Luckily I don't even like Dr.Pepper, otherwise I'd probably be writing this from the deck of the slow boat to China. There was one point where I was faced with a pre-flop re-reraise of $1200, holding a very sexy QQT7 (single-suited). I love crap like that! Clutching my head in my hands, I knew this was the defining moment. If I slung it all in with this absolute piece of dogshit, I knew I might as well give up and turn my computer off for good. But I really, REALLY wanted to. And it would get me right out of it!

Needless to say, I passed, and I would've won. But I think that pot finally made me knuckle down and get on with it. From there on in, I never lost another pot. The old Miros magic started to flow again. My dodgy 10-high flushes held up against trips; my speculative bets with two pair and the blockers found callers, but then the miracle pair-up arrived. And of course I cold-called a raise and a reraise with the classic 3789, et voila, the old 993 floperoo. Ah, just like the good old days!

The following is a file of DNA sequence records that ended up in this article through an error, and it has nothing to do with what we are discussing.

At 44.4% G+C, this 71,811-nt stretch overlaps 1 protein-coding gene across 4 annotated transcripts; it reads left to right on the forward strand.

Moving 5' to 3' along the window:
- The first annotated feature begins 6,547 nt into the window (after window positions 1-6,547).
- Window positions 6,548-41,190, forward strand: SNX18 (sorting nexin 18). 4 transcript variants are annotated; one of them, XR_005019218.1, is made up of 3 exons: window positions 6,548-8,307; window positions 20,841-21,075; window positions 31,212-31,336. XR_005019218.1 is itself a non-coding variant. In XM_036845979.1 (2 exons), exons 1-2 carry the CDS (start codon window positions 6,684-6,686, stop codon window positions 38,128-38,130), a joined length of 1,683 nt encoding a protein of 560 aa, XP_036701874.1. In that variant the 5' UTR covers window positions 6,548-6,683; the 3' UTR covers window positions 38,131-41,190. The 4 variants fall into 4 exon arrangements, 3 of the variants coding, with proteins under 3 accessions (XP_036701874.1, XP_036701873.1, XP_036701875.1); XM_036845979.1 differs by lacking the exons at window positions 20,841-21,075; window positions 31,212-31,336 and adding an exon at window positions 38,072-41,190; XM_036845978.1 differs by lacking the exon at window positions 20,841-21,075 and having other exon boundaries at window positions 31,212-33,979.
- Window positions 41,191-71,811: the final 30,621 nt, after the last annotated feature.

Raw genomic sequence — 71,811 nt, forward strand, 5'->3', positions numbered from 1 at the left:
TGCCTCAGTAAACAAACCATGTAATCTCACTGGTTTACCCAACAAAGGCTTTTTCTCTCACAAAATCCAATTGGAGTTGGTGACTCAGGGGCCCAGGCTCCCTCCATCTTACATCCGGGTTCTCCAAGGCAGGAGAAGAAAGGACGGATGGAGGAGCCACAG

So I struggled my way out of it, accepting a small loss as a very reasonable price to pay. I'm not a greedy man, you see. The poker gods don't like greed. And it doesn't pay to stir them up.

Thanks for the ride, boys. Most of all, thanks for getting me out of it. I promise I won't do it again.

Thursday, July 14, 2005

Return of the king

Well, it's over. I was only in Vegas a week but it felt like an eternity. I don't think I've ever had so many highs and lows in such a short space of time. Mainly lows, it must be said. I don't want to talk about the main event too much as there isn't much to be said. In short, I played like a god on day one, took a vicious beat, and wanked my chips away on day two in 20 minutes flat. That's about it.